Patient, perfect, reticent, and used to being first, Marguerite becomes Queen of France. Her husband, Louis IX, is considered the greatest monarch of his age. But he is also a religious zealot who denies himself all pleasure—including the love and companionship his wife so desperately craves. Can Marguerite find enough of her sister’s boldness to grasp her chance for happiness in the guise of forbidden love?
Passionate, strong-willed, and stubborn, Eleanor becomes Queen of England. Her husband, Henry III, is neither as young nor as dashing as Marguerite’s. But she quickly discovers he is a very good man…and a very bad king. His failures are bitter disappointments for Eleanor, who has worked to best her elder sister since childhood. Can Eleanor stop competing with her sister and value what she has, or will she let it slip away?
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About Sophie Perinot (from Sophie’s website)
I’ve always been passionate about history. I was the first member of my college graduating class at The College of Wooster to declare a history major (first quarter of freshman year – not that I was over-eager or anything). I next attended Northwestern University School of Law, where I served on the Editorial Board of the Journal of Law and Criminology. Whatever else can be said about lawyers (and please, spare me the bad jokes), we get a lot of practice writing. It’s a much larger part of the job than most people realize. After practicing law in Washington DC, I left the legal side of things to my husband (aka my law-school-sweetheart) and retired to the happier job of raising my children and pursuing artistic interests, including writing.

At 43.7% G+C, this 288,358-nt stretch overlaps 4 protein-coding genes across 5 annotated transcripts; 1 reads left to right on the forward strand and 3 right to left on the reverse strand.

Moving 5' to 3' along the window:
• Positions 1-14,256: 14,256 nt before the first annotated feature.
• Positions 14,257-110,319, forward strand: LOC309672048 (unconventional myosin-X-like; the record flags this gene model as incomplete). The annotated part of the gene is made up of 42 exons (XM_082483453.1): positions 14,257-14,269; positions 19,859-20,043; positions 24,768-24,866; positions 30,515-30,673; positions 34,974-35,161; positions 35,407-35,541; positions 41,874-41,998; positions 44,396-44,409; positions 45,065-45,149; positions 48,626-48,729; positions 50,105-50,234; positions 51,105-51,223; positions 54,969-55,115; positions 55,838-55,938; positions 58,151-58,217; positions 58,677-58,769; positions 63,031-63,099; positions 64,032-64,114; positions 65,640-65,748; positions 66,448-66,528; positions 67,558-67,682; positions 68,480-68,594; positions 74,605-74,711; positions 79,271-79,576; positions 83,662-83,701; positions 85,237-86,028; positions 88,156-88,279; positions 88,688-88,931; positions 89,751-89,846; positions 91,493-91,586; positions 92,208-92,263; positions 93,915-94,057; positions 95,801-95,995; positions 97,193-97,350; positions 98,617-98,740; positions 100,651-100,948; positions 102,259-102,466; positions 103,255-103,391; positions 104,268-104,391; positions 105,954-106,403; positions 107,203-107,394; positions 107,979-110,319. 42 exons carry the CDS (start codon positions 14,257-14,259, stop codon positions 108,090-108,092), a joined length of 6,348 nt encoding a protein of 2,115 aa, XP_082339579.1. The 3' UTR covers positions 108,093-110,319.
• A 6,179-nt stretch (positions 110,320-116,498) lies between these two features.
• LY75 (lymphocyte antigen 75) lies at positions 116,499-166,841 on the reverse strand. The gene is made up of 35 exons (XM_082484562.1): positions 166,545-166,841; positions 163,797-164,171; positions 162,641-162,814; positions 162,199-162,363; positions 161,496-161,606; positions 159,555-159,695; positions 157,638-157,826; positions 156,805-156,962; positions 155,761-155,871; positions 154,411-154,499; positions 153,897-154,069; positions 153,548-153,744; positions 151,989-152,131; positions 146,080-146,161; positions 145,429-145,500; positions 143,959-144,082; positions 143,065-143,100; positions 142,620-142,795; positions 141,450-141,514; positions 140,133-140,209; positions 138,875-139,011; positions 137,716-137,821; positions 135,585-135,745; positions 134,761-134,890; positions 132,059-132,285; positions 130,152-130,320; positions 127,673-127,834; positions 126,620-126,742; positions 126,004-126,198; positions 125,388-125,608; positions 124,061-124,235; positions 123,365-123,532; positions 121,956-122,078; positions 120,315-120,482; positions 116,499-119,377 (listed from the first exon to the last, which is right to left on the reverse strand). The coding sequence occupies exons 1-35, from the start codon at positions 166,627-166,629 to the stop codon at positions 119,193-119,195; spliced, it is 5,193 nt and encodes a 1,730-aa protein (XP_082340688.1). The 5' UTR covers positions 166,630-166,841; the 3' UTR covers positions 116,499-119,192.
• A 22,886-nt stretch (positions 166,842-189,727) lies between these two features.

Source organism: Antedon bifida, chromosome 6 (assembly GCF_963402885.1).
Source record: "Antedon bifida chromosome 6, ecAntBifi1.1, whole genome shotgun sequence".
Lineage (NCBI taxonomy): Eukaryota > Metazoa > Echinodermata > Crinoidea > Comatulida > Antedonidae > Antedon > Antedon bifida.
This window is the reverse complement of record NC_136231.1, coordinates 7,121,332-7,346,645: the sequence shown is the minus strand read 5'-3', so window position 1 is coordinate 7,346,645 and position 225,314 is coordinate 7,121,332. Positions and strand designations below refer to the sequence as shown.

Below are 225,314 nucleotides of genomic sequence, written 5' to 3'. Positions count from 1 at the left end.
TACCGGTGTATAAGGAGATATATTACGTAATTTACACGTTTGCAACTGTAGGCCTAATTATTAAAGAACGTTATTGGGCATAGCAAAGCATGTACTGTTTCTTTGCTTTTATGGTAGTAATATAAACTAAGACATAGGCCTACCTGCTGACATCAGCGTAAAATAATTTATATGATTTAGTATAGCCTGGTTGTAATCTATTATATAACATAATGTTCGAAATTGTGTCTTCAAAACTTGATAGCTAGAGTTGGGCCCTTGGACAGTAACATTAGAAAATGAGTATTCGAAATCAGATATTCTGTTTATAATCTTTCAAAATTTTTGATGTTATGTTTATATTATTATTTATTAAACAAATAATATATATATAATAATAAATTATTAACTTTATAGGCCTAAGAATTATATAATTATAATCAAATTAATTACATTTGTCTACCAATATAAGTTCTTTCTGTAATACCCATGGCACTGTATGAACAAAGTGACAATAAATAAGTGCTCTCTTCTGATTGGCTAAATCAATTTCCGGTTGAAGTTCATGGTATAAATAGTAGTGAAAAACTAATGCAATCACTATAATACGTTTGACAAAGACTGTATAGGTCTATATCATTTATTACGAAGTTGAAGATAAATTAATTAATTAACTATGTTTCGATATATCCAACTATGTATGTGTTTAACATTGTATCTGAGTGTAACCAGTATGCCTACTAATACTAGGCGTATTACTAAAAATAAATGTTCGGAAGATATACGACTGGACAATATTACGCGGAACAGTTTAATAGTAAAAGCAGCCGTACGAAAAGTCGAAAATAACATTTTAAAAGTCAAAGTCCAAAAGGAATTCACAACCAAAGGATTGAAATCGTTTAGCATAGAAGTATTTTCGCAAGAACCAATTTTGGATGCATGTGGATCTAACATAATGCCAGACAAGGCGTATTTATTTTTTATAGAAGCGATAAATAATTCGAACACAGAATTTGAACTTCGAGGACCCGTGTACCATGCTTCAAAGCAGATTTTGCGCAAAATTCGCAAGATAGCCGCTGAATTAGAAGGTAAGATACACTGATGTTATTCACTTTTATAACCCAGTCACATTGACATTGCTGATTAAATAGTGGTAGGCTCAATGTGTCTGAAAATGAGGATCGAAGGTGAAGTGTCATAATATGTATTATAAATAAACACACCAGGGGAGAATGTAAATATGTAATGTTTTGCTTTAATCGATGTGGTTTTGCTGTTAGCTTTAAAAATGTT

It’s often said writers are readers first. I am no exception. I have always been an avid reader, especially of the classics. Deciding what to write was easy. As a life-long student of history, from a family of history-nerds, historical fiction was destined to be my niche. My attraction to French history was equally natural — I studied French abroad, and I am a hopeless devotee of one of the grandfathers of the genre, Alexandre Dumas, père.
I live in Great Falls, Virginia surrounded by trees and books. My books are time machines. Currently I travel daily to my own little corner of the 16th century were I am delving into the challenges and rewards of the mother-daughter relationship – a subject as timeless as the sister-to-sister rapport explored in my debut novel.
I have one copy of The Sister Queens by Sophie Perinot to share with my readers. To enter…
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This giveaway is open to US residents only (no PO boxes) and I will be drawing for the winner on Saturday, April 7/12. Good luck!